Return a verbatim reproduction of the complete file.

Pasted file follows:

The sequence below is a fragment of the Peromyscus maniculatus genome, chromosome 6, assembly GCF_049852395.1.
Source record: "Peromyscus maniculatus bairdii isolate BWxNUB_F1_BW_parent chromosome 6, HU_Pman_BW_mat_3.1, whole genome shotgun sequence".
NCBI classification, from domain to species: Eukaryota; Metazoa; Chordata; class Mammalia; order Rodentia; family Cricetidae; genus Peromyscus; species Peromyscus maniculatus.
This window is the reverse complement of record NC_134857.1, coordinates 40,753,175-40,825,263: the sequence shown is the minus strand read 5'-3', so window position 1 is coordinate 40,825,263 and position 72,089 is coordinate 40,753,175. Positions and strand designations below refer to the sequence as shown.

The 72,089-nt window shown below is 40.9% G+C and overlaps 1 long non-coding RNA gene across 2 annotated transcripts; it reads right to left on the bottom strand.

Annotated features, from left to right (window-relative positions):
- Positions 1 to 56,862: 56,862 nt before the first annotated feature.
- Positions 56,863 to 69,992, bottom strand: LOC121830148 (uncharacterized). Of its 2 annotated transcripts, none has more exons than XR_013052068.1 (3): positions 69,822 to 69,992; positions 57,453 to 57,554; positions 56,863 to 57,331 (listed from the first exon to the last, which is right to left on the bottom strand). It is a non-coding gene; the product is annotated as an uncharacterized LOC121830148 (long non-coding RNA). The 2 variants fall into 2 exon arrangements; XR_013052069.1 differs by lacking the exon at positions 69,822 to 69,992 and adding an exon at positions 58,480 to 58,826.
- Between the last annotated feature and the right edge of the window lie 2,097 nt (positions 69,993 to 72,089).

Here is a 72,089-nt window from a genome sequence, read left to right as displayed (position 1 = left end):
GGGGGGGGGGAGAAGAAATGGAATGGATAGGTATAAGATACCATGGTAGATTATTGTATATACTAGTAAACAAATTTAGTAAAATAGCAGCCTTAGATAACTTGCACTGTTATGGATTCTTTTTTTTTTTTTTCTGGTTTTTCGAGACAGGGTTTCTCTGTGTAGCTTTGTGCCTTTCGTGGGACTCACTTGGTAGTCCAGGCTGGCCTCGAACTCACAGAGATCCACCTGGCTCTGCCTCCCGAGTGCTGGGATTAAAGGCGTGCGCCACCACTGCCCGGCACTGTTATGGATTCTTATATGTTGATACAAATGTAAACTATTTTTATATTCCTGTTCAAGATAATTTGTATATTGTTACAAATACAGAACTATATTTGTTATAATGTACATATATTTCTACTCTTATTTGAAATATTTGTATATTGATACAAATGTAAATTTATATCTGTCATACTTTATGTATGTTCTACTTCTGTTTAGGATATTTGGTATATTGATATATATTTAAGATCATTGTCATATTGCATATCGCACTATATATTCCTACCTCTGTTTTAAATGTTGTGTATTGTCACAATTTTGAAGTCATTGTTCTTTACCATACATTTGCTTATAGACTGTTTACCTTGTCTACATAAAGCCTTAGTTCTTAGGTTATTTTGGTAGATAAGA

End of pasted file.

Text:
The sequence below is a fragment of the Peromyscus maniculatus genome, chromosome 6, assembly GCF_049852395.1.
Source record: "Peromyscus maniculatus bairdii isolate BWxNUB_F1_BW_parent chromosome 6, HU_Pman_BW_mat_3.1, whole genome shotgun sequence".
NCBI classification, from domain to species: Eukaryota; Metazoa; Chordata; class Mammalia; order Rodentia; family Cricetidae; genus Peromyscus; species Peromyscus maniculatus.
This window is the reverse complement of record NC_134857.1, coordinates 40,753,175-40,825,263: the sequence shown is the minus strand read 5'-3', so window position 1 is coordinate 40,825,263 and position 72,089 is coordinate 40,753,175. Positions and strand designations below refer to the sequence as shown.

The 72,089-nt window shown below is 40.9% G+C and overlaps 1 long non-coding RNA gene across 2 annotated transcripts; it reads right to left on the bottom strand.

Annotated features, from left to right (window-relative positions):
- Positions 1 to 56,862: 56,862 nt before the first annotated feature.
- Positions 56,863 to 69,992, bottom strand: LOC121830148 (uncharacterized). Of its 2 annotated transcripts, none has more exons than XR_013052068.1 (3): positions 69,822 to 69,992; positions 57,453 to 57,554; positions 56,863 to 57,331 (listed from the first exon to the last, which is right to left on the bottom strand). It is a non-coding gene; the product is annotated as an uncharacterized LOC121830148 (long non-coding RNA). The 2 variants fall into 2 exon arrangements; XR_013052069.1 differs by lacking the exon at positions 69,822 to 69,992 and adding an exon at positions 58,480 to 58,826.
- Between the last annotated feature and the right edge of the window lie 2,097 nt (positions 69,993 to 72,089).

Here is a 72,089-nt window from a genome sequence, read left to right as displayed (position 1 = left end):
GGGGGGGGGGAGAAGAAATGGAATGGATAGGTATAAGATACCATGGTAGATTATTGTATATACTAGTAAACAAATTTAGTAAAATAGCAGCCTTAGATAACTTGCACTGTTATGGATTCTTTTTTTTTTTTTTCTGGTTTTTCGAGACAGGGTTTCTCTGTGTAGCTTTGTGCCTTTCGTGGGACTCACTTGGTAGTCCAGGCTGGCCTCGAACTCACAGAGATCCACCTGGCTCTGCCTCCCGAGTGCTGGGATTAAAGGCGTGCGCCACCACTGCCCGGCACTGTTATGGATTCTTATATGTTGATACAAATGTAAACTATTTTTATATTCCTGTTCAAGATAATTTGTATATTGTTACAAATACAGAACTATATTTGTTATAATGTACATATATTTCTACTCTTATTTGAAATATTTGTATATTGATACAAATGTAAATTTATATCTGTCATACTTTATGTATGTTCTACTTCTGTTTAGGATATTTGGTATATTGATATATATTTAAGATCATTGTCATATTGCATATCGCACTATATATTCCTACCTCTGTTTTAAATGTTGTGTATTGTCACAATTTTGAAGTCATTGTTCTTTACCATACATTTGCTTATAGACTGTTTACCTTGTCTACATAAAGCCTTAGTTCTTAGGTTATTTTGGTAGATAAGA